“I’ll steal some for you sometime,” Annika promised. “On my third day I saw a carriage. It was a huge, extrafancy carriage. I had my knife and I had my bobby pins, although bobby pins aren’t particularly useful in a robbery, and I was hiding behind a bush when a group of penguins captured me.”
“Penguins?” Bolt gasped.
Penguins didn’t capture people. Penguins were goodnatured creatures, eager to give a stranger a helping beak, or a sympathetic wing around the shoulder. Only the Brugarian penguins had been different. The Baron had twisted their minds, corrupting them. But Bolt had defeated him.
“I don’t understand,” said Bolt. “Why did they capture you?”
“I was outside the city of Sphen. You’ve heard of Sphen, right?” Bolt shook his head. “It’s a teeming fishing city, much bigger than Volgelplatz, that’s surrounded by mountains on one side and the Deader Sea on the other.”
“It’s like the Dead Sea, only deader. The Earl of Sphen lives in the huge Sphen Castle in the middle of the city. You’ve heard of him, right?”
“If I had heard of the Earl of Sphen, I would have probably heard of the city of Sphen.”
Annika again coughed and gagged. Bolt bent down to crush some more floor water into her mouth, but she waved him off. “I’m good,” she insisted. “But the Earl of Sphen is anything but good. He rules all the people and penguins of Sphen with an iron fist. I don’t know how he lost his hand, but his new iron one is quite deadly. They say he’s . . .” She coughed and this time welcomed the floor water Bolt offered her. Bolt needed to get some snow to repair the divots now covering the ground near his bed. “They say he’s . . .” Again, she coughed, and again, Bolt gave her water. “He’s . . .” More coughing.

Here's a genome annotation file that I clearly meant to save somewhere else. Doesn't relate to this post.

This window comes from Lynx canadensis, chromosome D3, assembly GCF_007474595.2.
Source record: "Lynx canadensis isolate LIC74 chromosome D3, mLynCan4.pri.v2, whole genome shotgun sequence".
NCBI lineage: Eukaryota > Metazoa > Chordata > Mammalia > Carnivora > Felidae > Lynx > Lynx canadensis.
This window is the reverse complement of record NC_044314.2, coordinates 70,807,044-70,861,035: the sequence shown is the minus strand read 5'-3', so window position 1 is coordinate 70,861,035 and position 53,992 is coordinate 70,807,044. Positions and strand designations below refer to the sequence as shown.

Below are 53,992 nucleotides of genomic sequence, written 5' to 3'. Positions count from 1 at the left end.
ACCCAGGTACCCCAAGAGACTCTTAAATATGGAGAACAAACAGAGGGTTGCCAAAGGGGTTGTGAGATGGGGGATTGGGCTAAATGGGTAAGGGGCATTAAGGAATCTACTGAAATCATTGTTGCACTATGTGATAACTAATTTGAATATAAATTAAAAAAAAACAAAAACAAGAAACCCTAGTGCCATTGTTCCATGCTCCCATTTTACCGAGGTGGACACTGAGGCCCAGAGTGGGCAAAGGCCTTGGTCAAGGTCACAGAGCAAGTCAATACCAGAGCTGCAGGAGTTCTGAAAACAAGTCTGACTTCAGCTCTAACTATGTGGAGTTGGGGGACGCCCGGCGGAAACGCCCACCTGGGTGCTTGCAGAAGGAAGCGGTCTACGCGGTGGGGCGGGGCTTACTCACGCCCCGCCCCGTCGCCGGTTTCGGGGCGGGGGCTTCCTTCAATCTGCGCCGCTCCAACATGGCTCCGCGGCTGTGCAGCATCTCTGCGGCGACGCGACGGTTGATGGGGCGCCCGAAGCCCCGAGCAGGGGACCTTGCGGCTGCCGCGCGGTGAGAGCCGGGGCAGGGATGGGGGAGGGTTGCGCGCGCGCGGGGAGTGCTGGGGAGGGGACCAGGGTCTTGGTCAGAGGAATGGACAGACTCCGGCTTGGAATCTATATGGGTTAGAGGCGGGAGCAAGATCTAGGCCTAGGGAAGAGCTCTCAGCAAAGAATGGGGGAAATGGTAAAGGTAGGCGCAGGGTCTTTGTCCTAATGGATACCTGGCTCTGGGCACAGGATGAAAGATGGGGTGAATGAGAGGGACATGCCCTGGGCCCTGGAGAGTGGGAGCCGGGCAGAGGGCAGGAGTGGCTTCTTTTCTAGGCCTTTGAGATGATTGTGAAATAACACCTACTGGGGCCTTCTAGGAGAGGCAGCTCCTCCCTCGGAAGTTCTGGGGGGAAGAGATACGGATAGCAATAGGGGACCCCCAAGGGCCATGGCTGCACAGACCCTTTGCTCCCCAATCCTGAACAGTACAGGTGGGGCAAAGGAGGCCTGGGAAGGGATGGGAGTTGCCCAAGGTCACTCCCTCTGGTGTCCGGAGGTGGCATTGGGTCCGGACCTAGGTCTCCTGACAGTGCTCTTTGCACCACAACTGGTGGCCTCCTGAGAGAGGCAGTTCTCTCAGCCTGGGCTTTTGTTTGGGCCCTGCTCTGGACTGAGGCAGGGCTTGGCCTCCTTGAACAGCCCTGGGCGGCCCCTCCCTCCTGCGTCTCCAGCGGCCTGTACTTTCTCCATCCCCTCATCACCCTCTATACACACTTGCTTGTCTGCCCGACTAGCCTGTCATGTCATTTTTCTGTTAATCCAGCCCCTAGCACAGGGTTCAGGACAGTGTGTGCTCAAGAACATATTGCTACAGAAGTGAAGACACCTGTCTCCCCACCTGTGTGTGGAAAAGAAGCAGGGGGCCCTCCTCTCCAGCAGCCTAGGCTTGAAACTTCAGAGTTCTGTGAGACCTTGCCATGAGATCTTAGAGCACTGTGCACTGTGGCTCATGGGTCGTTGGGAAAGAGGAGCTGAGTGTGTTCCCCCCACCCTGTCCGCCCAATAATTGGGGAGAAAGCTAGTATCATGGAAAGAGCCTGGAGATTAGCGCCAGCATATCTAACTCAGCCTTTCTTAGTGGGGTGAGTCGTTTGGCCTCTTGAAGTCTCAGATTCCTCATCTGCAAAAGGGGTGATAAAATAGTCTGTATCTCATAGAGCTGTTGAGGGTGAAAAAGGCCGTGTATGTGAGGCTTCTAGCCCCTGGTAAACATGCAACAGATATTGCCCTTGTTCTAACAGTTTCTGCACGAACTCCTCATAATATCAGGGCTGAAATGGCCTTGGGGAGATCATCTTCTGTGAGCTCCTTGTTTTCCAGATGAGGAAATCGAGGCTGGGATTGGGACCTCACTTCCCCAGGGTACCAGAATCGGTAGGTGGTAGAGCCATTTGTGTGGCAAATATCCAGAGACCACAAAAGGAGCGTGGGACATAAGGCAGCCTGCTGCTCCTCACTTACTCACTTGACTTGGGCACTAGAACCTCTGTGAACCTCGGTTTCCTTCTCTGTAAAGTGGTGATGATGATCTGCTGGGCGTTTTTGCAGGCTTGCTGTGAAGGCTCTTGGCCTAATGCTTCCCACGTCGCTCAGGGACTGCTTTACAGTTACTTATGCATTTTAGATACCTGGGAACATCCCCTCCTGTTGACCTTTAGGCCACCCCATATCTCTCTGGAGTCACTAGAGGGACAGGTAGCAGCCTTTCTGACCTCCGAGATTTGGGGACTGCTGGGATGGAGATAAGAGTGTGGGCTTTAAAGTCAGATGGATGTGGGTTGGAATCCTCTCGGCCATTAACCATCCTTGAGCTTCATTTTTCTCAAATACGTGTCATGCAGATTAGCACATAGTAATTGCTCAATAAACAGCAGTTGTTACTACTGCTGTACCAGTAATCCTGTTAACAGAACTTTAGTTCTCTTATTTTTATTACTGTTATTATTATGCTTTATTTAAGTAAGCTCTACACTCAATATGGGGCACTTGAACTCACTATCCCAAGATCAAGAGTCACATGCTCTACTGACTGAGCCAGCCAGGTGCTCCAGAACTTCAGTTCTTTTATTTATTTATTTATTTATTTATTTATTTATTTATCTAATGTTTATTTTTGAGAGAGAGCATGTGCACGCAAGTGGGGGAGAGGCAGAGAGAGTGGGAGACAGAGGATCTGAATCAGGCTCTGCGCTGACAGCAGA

“I’m not giving you any more water until you finish your sentence,” said Bolt.
“They say he’s a werepenguin.”
Bolt gasped even louder than his previous gasp. “I thought the Baron was the only werepenguin. Not including me, of course.”
But as soon as those words escaped Bolt’s lips, he knew he had never really believed that to be true. Only someone born with a penguin birthmark and then bitten by a werepenguin could turn into a werepenguin. Bolt had that birthmark. It sat upon his neck clear as day, although he didn’t like to think of it. The Baron had the mark on his stomach, right above his belly button.
Why couldn’t there be others with the same mark?
Of course there are more of us.